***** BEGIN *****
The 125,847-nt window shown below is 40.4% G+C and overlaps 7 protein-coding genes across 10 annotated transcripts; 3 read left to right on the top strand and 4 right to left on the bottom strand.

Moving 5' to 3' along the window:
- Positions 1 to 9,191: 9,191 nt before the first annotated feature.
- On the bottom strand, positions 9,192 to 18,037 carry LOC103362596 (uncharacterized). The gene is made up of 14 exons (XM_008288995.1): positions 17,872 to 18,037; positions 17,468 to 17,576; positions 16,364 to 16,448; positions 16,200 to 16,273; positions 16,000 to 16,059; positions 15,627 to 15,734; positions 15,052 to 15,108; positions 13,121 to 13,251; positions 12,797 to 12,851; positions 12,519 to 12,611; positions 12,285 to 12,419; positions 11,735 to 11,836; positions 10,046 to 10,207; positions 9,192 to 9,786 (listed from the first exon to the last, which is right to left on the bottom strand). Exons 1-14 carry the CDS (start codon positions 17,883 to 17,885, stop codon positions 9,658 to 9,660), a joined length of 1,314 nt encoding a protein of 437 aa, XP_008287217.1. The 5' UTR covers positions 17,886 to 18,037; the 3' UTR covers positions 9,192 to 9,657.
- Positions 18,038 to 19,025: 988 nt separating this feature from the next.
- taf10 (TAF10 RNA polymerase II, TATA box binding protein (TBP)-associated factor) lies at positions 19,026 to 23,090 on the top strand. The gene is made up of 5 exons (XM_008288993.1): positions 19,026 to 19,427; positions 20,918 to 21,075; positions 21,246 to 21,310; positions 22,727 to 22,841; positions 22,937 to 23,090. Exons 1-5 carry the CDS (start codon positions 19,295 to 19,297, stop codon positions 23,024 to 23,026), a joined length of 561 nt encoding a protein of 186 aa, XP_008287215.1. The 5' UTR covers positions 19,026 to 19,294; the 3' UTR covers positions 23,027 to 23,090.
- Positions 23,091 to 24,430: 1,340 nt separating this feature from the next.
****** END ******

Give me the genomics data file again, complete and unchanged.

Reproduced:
The 125,847-nt window shown below is 40.4% G+C and overlaps 7 protein-coding genes across 10 annotated transcripts; 3 read left to right on the top strand and 4 right to left on the bottom strand.

Moving 5' to 3' along the window:
- Positions 1 to 9,191: 9,191 nt before the first annotated feature.
- On the bottom strand, positions 9,192 to 18,037 carry LOC103362596 (uncharacterized). The gene is made up of 14 exons (XM_008288995.1): positions 17,872 to 18,037; positions 17,468 to 17,576; positions 16,364 to 16,448; positions 16,200 to 16,273; positions 16,000 to 16,059; positions 15,627 to 15,734; positions 15,052 to 15,108; positions 13,121 to 13,251; positions 12,797 to 12,851; positions 12,519 to 12,611; positions 12,285 to 12,419; positions 11,735 to 11,836; positions 10,046 to 10,207; positions 9,192 to 9,786 (listed from the first exon to the last, which is right to left on the bottom strand). Exons 1-14 carry the CDS (start codon positions 17,883 to 17,885, stop codon positions 9,658 to 9,660), a joined length of 1,314 nt encoding a protein of 437 aa, XP_008287217.1. The 5' UTR covers positions 17,886 to 18,037; the 3' UTR covers positions 9,192 to 9,657.
- Positions 18,038 to 19,025: 988 nt separating this feature from the next.
- taf10 (TAF10 RNA polymerase II, TATA box binding protein (TBP)-associated factor) lies at positions 19,026 to 23,090 on the top strand. The gene is made up of 5 exons (XM_008288993.1): positions 19,026 to 19,427; positions 20,918 to 21,075; positions 21,246 to 21,310; positions 22,727 to 22,841; positions 22,937 to 23,090. Exons 1-5 carry the CDS (start codon positions 19,295 to 19,297, stop codon positions 23,024 to 23,026), a joined length of 561 nt encoding a protein of 186 aa, XP_008287215.1. The 5' UTR covers positions 19,026 to 19,294; the 3' UTR covers positions 23,027 to 23,090.
- Positions 23,091 to 24,430: 1,340 nt separating this feature from the next.